When you hate your child.

Has anyone else been there? Feeling intense anger towards your child? Rage? Hate?
It feels scary to write about this but freeing at the same time. I know truth heals and maybe my words will help
Someone else.
I hear so many parents say that they love their children equally and that they always love them. That has not been my experience at all. I start to feel that familiar rage and nowadays I can look down on myself observing. Ok, it’s happening that my blood is coursing and I want to break stuff or run away. I don’t know where it came from and maybe it doesn’t matter. maybe it is all just thoughts. Maybe my anger is a product of experience and chemicals in my brain and body and mayb there are alternatives. Phew, a bit of relief.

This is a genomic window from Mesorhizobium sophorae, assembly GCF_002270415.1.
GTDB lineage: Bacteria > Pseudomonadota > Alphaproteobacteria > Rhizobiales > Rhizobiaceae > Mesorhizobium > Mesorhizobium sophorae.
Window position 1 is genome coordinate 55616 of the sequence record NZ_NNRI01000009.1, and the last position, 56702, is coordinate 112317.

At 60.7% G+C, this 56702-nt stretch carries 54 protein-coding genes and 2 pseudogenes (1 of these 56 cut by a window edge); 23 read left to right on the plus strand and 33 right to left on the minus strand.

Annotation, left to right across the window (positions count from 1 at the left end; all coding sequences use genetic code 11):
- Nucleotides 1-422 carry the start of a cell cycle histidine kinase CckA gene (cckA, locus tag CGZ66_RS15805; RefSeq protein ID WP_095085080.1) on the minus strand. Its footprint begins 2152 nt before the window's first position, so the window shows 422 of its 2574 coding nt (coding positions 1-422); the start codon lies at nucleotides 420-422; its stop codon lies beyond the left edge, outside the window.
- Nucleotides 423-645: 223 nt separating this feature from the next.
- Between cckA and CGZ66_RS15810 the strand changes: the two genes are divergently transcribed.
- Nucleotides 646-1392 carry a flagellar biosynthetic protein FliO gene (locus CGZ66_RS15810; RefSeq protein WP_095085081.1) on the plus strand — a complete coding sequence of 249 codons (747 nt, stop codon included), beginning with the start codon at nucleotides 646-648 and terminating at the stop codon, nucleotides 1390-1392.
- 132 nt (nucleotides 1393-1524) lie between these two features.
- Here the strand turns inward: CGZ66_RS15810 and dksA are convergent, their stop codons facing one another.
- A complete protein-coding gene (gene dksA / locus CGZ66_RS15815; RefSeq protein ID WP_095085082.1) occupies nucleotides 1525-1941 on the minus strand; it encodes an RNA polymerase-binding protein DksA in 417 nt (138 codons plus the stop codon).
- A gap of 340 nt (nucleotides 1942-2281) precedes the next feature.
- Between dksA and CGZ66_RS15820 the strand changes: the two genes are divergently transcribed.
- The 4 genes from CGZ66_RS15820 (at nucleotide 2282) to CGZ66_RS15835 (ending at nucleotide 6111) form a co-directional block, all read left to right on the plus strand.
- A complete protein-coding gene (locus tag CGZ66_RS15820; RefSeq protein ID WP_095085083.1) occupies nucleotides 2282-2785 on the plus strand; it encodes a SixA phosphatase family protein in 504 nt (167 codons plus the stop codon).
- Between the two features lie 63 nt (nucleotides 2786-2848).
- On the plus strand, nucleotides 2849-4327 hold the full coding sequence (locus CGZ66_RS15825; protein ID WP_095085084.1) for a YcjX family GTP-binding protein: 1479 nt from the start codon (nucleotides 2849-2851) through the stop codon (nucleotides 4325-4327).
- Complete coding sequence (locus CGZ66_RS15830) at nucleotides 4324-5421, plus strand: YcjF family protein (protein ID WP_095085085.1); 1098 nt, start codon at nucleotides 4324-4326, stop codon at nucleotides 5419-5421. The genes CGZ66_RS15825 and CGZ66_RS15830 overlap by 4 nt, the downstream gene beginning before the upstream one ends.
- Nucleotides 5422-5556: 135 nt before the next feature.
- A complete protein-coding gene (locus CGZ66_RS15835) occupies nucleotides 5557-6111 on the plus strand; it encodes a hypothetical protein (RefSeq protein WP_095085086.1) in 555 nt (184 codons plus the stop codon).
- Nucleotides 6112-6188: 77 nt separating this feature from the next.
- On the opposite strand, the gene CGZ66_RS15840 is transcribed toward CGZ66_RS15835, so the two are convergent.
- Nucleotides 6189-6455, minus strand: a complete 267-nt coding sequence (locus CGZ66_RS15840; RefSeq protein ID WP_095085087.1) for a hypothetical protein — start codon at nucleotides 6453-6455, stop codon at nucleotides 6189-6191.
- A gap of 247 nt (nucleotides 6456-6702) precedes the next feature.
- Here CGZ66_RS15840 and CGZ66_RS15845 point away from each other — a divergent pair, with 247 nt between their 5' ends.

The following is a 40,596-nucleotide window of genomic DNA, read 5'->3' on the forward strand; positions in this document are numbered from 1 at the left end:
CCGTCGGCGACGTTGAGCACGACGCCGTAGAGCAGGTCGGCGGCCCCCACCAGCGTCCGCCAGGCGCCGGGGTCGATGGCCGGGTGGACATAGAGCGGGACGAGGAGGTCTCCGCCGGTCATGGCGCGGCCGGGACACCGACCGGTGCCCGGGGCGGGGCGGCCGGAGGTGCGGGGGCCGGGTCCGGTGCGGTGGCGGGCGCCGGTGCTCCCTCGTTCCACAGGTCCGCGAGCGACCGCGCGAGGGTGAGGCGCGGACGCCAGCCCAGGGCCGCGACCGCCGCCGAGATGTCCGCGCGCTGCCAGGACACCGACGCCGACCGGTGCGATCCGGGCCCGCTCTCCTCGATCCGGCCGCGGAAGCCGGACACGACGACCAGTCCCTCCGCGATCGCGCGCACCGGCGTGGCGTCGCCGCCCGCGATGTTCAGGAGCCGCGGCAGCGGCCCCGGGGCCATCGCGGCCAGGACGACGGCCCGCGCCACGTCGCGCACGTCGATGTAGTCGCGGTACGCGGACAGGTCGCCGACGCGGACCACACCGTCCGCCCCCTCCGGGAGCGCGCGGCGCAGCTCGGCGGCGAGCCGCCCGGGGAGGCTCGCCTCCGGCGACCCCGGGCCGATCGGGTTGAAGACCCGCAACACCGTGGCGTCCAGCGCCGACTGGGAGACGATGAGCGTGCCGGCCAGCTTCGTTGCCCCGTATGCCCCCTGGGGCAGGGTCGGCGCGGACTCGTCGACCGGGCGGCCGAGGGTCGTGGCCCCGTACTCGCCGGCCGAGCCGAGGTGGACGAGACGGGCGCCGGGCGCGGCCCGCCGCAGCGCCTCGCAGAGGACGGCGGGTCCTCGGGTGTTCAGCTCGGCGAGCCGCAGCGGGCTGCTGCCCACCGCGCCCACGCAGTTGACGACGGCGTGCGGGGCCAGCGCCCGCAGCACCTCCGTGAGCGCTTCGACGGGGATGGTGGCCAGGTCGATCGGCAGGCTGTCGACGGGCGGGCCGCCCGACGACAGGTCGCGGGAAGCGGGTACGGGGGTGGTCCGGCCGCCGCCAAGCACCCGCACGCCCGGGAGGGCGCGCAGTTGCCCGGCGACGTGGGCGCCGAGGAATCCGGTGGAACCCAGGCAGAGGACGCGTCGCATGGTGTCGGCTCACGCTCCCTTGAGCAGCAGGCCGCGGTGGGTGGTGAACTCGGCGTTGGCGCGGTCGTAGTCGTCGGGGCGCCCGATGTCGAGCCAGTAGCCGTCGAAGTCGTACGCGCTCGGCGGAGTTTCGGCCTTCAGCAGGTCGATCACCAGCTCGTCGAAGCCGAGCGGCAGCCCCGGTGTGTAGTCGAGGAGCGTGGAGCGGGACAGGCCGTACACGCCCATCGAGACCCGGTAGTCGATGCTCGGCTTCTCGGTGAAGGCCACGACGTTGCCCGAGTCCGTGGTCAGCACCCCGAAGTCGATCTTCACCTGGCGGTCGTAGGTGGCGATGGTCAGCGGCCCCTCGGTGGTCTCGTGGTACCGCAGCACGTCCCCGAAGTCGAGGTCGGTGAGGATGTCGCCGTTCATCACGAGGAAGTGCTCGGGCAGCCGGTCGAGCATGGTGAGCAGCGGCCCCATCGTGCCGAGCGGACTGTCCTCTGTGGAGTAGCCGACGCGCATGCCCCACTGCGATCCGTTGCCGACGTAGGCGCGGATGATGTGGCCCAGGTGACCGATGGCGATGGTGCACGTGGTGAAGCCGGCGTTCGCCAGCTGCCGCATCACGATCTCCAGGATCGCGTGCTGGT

I need to take a moment out. My youngest has nursed off to sleep and I’m still feeling shaken by the events of todays childhood calamities. It has been chaotic here.
My oldest son is eleven and the most difficult, the most destructive and violent… and the most hurt. He’s getting to an age where he stands tall and strong, firmly in his actions and against me. I find it difficult to be accepting of him when he is aggressive and disruptive. As I am writing this he has opened the door to my room only to yell “lucky charms!” While I am